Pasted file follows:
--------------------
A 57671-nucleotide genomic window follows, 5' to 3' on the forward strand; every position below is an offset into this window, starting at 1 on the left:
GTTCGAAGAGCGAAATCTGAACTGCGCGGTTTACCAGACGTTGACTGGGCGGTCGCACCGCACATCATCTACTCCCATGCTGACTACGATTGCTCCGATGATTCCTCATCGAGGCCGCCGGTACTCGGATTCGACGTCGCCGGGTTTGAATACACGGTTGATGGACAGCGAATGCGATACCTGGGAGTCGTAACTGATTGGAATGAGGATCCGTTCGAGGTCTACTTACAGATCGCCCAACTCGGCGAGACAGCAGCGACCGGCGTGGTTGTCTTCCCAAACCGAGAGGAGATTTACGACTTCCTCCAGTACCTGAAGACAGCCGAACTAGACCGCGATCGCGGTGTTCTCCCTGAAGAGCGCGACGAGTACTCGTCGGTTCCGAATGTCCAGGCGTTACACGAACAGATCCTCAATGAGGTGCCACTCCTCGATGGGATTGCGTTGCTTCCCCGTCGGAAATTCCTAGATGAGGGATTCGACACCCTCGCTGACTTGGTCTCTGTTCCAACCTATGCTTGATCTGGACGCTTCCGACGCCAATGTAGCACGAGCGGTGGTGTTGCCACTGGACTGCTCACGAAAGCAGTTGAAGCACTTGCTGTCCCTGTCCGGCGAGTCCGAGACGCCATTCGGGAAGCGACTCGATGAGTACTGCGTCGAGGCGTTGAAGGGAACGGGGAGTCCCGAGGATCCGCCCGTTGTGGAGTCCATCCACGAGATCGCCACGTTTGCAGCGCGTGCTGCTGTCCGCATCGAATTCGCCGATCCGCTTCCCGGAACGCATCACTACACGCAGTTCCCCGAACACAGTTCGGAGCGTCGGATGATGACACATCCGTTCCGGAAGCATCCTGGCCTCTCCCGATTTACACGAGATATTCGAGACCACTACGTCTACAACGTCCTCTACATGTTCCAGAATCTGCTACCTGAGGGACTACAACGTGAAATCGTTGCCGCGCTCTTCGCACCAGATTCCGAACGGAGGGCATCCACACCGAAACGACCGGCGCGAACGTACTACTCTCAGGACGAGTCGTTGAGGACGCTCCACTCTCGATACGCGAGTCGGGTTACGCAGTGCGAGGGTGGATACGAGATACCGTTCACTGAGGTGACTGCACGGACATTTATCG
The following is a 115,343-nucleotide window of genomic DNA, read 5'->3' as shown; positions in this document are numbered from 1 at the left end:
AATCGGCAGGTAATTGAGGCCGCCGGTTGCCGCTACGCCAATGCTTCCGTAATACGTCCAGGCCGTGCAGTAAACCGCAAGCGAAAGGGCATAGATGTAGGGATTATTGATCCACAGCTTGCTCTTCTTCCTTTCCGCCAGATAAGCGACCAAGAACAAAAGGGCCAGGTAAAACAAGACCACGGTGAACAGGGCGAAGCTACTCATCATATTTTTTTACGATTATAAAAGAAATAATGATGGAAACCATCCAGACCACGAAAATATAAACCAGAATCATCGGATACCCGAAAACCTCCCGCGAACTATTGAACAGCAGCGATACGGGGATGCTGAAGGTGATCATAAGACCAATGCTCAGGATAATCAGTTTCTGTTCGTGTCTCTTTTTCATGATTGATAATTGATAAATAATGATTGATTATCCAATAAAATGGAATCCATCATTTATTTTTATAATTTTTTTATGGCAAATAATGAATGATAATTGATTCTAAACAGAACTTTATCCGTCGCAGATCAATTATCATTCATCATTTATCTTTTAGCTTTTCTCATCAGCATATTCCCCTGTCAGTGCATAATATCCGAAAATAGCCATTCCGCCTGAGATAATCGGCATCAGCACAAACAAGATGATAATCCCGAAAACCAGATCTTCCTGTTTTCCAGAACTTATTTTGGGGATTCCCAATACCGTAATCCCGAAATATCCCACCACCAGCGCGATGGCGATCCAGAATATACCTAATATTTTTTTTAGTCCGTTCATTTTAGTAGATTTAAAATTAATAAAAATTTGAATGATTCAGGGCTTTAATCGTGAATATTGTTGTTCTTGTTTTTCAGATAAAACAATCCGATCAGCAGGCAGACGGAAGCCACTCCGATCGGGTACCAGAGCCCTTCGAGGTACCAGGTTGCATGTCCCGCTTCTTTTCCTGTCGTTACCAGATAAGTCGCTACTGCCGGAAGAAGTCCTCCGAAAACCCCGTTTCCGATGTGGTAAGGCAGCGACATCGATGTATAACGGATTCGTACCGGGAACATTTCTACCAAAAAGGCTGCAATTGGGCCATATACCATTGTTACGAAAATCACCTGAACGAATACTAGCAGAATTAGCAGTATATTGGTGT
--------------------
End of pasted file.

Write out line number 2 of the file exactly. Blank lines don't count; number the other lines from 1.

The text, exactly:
GTTCGAAGAGCGAAATCTGAACTGCGCGGTTTACCAGACGTTGACTGGGCGGTCGCACCGCACATCATCTACTCCCATGCTGACTACGATTGCTCCGATGATTCCTCATCGAGGCCGCCGGTACTCGGATTCGACGTCGCCGGGTTTGAATACACGGTTGATGGACAGCGAATGCGATACCTGGGAGTCGTAACTGATTGGAATGAGGATCCGTTCGAGGTCTACTTACAGATCGCCCAACTCGGCGAGACAGCAGCGACCGGCGTGGTTGTCTTCCCAAACCGAGAGGAGATTTACGACTTCCTCCAGTACCTGAAGACAGCCGAACTAGACCGCGATCGCGGTGTTCTCCCTGAAGAGCGCGACGAGTACTCGTCGGTTCCGAATGTCCAGGCGTTACACGAACAGATCCTCAATGAGGTGCCACTCCTCGATGGGATTGCGTTGCTTCCCCGTCGGAAATTCCTAGATGAGGGATTCGACACCCTCGCTGACTTGGTCTCTGTTCCAACCTATGCTTGATCTGGACGCTTCCGACGCCAATGTAGCACGAGCGGTGGTGTTGCCACTGGACTGCTCACGAAAGCAGTTGAAGCACTTGCTGTCCCTGTCCGGCGAGTCCGAGACGCCATTCGGGAAGCGACTCGATGAGTACTGCGTCGAGGCGTTGAAGGGAACGGGGAGTCCCGAGGATCCGCCCGTTGTGGAGTCCATCCACGAGATCGCCACGTTTGCAGCGCGTGCTGCTGTCCGCATCGAATTCGCCGATCCGCTTCCCGGAACGCATCACTACACGCAGTTCCCCGAACACAGTTCGGAGCGTCGGATGATGACACATCCGTTCCGGAAGCATCCTGGCCTCTCCCGATTTACACGAGATATTCGAGACCACTACGTCTACAACGTCCTCTACATGTTCCAGAATCTGCTACCTGAGGGACTACAACGTGAAATCGTTGCCGCGCTCTTCGCACCAGATTCCGAACGGAGGGCATCCACACCGAAACGACCGGCGCGAACGTACTACTCTCAGGACGAGTCGTTGAGGACGCTCCACTCTCGATACGCGAGTCGGGTTACGCAGTGCGAGGGTGGATACGAGATACCGTTCACTGAGGTGACTGCACGGACATTTATCG